On Saturday afternoon, acclaimed South London newcomers The Last Dinner Party turned out a baroque pop tour de force. Read MOJO’s full report HERE.

Sleaford Mods And Yard Act

(Woodsies, Saturday)

An angry North Midlands bloke sprechgesang double header at Woodies (formerly the John Peel stage) of Yard Act and Sleaford Mods proved to be one of the most inspired festival scheduling moves of recent times. Read MOJO’s full report HERE.

Michael Kiwanuka

(The Pyramid Stage, Saturday)

On stage technical difficulties (sadly something of a running theme this year) couldn’t stop the conscious soul party vibes of Michael Kiwanuka’s Lianne La Havas-assisted set. Read MOJO’s full report HERE.

The Breeders

(The Park Stage, Saturday)

The Deal sisters took to the Park Stage on Saturday to crash through a crowd-delighting, career-spanning set  Read MOJO’s full report HERE.


(The Park Stage, Saturday)

Actor Tilda Swinton and – perhaps more unexpectedly -  Spice Girl Mel C joined the Hartnoll brothers for a set of wall-to-wall classic rave bangers. Read MOJO’s full report HERE.


(The Pyramid Stage, Saturday)

Headlining the festival for the fifth time, Chris Martin and co. went none-more-Glastonbury for this year’s whistles and bells performance. Read MOJO’s full report HERE


(The Other Stage, Sunday)

Taking time out from appearing on CBeebies on site, Tim Booth and James brought communal euphoria and beloved 90s hits to the Other Stage. Read MOJO’s full report HERE.

Shania Twain

(The Pyramid Stage, Sunday)

Joining the ranks of Dolly Parton, Barry Gibb and Cat Stevens, country pop icon Shania Twain more than held her own at the coveted Sunday afternoon ‘legends’ slot. Read MOJO’s full report HERE.

Brittany Howard

Taking to West Holts, formerly the Jazz World Stage, former Alabama Shakes frontwoman Brittany Howard delivered the perfect showcase for her sui generis solo trajectory. Read MOJO’s full report HERE.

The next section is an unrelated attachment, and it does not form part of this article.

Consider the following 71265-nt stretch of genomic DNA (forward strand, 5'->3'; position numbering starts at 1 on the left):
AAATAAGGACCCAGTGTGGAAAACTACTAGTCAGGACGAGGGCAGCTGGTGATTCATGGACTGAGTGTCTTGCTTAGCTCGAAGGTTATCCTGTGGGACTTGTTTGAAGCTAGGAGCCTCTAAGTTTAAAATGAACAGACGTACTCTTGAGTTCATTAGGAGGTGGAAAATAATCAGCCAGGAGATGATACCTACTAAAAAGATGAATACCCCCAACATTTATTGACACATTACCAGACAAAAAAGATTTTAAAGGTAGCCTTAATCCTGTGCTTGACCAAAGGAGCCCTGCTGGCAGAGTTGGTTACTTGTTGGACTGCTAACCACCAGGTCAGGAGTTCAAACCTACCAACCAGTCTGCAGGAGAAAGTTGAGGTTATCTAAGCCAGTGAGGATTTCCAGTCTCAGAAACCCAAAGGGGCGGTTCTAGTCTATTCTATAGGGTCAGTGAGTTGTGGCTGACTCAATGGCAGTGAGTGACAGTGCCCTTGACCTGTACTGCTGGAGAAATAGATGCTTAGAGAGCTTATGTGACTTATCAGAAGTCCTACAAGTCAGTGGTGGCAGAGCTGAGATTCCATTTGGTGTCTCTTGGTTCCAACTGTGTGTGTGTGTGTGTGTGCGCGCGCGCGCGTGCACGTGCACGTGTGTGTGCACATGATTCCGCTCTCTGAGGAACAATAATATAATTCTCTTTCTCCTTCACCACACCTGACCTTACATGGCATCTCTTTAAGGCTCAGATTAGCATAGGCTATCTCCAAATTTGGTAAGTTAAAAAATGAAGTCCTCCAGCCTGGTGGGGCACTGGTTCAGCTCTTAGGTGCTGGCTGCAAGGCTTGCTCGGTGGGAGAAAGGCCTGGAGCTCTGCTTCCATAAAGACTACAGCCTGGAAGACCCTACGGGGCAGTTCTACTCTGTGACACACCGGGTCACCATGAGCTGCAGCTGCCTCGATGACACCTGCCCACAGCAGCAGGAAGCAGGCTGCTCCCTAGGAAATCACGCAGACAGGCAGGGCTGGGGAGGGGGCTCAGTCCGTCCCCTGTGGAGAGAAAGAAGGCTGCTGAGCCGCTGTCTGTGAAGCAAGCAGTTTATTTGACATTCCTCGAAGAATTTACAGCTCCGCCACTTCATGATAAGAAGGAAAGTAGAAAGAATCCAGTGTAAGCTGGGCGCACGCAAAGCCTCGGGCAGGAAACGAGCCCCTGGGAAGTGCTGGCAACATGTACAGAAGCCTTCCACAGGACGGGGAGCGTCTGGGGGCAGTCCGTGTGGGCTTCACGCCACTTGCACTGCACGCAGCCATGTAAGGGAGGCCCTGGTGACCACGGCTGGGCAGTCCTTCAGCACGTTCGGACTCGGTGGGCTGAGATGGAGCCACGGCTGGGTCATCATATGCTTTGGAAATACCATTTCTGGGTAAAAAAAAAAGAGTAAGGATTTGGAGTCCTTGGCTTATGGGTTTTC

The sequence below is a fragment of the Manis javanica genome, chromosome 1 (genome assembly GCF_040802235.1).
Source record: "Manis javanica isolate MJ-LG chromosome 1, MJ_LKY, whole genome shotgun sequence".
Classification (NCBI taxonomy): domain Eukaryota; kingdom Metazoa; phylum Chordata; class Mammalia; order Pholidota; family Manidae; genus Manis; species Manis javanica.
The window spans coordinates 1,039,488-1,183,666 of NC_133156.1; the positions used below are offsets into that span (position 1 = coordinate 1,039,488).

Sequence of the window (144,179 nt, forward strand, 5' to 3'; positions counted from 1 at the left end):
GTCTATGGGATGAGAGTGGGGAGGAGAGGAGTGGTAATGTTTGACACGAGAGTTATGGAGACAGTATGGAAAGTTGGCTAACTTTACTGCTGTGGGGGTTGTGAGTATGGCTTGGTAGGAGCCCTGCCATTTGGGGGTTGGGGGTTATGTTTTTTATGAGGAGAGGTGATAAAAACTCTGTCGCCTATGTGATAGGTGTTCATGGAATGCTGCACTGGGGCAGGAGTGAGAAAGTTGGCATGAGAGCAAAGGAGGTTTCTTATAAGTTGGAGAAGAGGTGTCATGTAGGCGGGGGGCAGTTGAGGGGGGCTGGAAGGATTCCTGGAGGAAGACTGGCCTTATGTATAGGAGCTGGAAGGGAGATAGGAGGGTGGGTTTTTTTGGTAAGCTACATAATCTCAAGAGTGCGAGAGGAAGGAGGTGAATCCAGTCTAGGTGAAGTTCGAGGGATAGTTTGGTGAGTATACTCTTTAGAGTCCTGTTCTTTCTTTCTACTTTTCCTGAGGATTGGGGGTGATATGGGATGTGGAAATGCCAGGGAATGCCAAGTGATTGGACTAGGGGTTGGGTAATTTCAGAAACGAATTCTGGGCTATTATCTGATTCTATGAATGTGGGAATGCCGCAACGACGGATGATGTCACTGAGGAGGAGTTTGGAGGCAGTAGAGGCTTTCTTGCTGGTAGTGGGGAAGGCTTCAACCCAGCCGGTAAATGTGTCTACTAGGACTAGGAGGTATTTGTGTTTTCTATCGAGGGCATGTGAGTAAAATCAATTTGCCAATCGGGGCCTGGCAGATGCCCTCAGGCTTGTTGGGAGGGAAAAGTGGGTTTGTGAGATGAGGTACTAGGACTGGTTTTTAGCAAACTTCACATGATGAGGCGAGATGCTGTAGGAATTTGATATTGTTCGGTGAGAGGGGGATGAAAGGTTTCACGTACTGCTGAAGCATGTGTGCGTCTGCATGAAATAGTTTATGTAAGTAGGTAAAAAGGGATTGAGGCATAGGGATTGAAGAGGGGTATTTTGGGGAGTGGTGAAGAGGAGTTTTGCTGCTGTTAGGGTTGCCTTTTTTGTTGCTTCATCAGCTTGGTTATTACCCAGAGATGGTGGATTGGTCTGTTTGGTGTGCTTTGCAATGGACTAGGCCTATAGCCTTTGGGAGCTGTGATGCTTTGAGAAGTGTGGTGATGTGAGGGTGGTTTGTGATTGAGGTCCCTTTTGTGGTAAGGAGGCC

Janelle Monáe

(The Other Stage, Sunday)

Going up against the football on Sunday evening, Janelle Monáe delivered a futurist retro-soul knock out. Forget Jude Bellingham’s overhead kick, there was only one winner here. Read MOJO’s full report HERE.

Of course, there was plenty more excellent music happening across the weekend, whether in the shape of Lankum's drone-fuelled death ballads at the Park Stage, Fat White Family’s Lias Saoudi proudly keeping the grot rock flag flying at Woodsies (and taking a pop at Idles), The Skatalites and Steel Pulse bringing welcome ska and reggae vibes, The Streets’ Mike Skinner spending more time in the audience than he did on stage, Arooj Aftab, Baxter Dury or Judy Collins in the Acoustic Tent on Sunday, admitting how much she’d fancied Leonard Cohen before singing Cohen’s Suzanne beautifully. We’ll see you all back here next year for all the best writing on the weekend's essential performances.

Picture: Andrew Allcock

Just so you know, whilst we may receive a commission or other compensation from the links on this website, we never allow this to influence product selections - read why you should trust us